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Finite-sample and asymptotic analysis of generalization ability with an application to penalized regression

by   Ning Xu, et al.
The University of Sydney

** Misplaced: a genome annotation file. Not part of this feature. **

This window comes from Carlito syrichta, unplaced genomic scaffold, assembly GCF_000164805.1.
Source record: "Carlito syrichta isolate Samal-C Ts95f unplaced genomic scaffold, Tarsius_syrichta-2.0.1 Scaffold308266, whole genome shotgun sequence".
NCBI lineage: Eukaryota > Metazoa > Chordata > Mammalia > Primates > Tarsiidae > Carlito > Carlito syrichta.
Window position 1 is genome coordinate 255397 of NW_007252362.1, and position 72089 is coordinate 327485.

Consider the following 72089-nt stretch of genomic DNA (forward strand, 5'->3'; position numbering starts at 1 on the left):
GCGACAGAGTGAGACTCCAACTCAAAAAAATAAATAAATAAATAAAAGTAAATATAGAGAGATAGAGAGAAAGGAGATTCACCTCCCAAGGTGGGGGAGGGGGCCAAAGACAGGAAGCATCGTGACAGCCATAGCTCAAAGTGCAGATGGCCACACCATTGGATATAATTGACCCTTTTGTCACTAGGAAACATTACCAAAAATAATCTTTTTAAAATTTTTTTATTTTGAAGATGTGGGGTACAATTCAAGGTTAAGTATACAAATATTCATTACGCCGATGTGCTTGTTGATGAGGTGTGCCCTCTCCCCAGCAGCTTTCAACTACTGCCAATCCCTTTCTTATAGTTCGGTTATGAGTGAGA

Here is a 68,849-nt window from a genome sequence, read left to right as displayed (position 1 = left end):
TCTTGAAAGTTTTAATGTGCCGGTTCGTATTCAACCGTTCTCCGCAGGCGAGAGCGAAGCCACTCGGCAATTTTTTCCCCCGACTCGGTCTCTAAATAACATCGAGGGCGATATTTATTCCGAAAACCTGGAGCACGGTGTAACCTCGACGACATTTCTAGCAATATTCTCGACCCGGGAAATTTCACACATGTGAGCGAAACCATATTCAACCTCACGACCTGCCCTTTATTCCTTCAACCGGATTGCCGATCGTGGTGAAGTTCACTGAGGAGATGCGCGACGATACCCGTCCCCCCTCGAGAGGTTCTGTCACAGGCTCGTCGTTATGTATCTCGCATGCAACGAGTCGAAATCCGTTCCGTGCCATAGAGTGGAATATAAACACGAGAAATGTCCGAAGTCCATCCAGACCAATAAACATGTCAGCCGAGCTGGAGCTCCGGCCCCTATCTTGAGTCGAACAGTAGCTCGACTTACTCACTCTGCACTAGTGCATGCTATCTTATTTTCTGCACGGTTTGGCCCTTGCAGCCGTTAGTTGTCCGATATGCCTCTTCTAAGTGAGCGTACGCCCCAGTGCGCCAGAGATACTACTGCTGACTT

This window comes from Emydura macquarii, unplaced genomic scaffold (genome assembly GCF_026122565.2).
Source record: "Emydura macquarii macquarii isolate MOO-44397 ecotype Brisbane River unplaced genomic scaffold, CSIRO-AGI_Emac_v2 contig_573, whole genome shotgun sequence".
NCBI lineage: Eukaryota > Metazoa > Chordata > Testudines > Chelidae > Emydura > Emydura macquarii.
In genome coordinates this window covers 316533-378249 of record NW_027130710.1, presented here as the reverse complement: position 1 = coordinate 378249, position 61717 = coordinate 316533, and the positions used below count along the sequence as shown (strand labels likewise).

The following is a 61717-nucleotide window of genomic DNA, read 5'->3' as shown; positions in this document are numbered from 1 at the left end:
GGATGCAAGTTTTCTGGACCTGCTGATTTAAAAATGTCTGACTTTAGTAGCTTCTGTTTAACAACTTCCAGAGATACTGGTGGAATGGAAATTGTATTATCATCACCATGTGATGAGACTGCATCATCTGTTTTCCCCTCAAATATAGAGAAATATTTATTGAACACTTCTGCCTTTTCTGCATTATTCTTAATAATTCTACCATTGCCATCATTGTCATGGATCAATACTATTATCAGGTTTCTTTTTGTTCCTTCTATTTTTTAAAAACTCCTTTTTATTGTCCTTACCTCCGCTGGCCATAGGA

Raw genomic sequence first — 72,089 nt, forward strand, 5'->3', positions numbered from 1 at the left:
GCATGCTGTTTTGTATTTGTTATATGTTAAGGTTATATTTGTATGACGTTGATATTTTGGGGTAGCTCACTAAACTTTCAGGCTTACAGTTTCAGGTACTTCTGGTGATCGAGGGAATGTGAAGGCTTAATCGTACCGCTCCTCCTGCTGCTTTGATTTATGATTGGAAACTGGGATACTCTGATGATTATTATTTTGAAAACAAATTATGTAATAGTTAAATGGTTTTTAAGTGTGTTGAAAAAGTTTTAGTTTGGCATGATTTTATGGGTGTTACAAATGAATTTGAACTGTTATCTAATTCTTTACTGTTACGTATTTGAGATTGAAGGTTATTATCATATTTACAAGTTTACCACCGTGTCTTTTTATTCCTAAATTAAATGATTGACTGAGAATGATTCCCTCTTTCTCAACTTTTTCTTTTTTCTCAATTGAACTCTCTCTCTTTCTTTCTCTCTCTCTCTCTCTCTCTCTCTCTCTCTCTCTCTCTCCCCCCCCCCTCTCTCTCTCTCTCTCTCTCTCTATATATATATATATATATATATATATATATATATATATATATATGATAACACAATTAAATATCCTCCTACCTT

In this paper, we study the performance of extremum estimators from the perspective of generalization ability (GA): the ability of a model to predict outcomes in new samples from the same population. By adapting the classical concentration inequalities, we derive upper bounds on the empirical out-of-sample prediction errors as a function of the in-sample errors, in-sample data size, heaviness in the tails of the error distribution, and model complexity. We show that the error bounds may be used for tuning key estimation hyper-parameters, such as the number of folds K in cross-validation. We also show how K affects the bias-variance trade-off for cross-validation. We demonstrate that the L_2-norm difference between penalized and the corresponding un-penalized regression estimates is directly explained by the GA of the estimates and the GA of empirical moment conditions. Lastly, we prove that all penalized regression estimates are L_2-consistent for both the n ≥ p and the n < p cases. Simulations are used to demonstrate key results. Keywords: generalization ability, upper bound of generalization error, penalized regression, cross-validation, bias-variance trade-off, L_2 difference between penalized and unpenalized regression, lasso, high-dimensional data.


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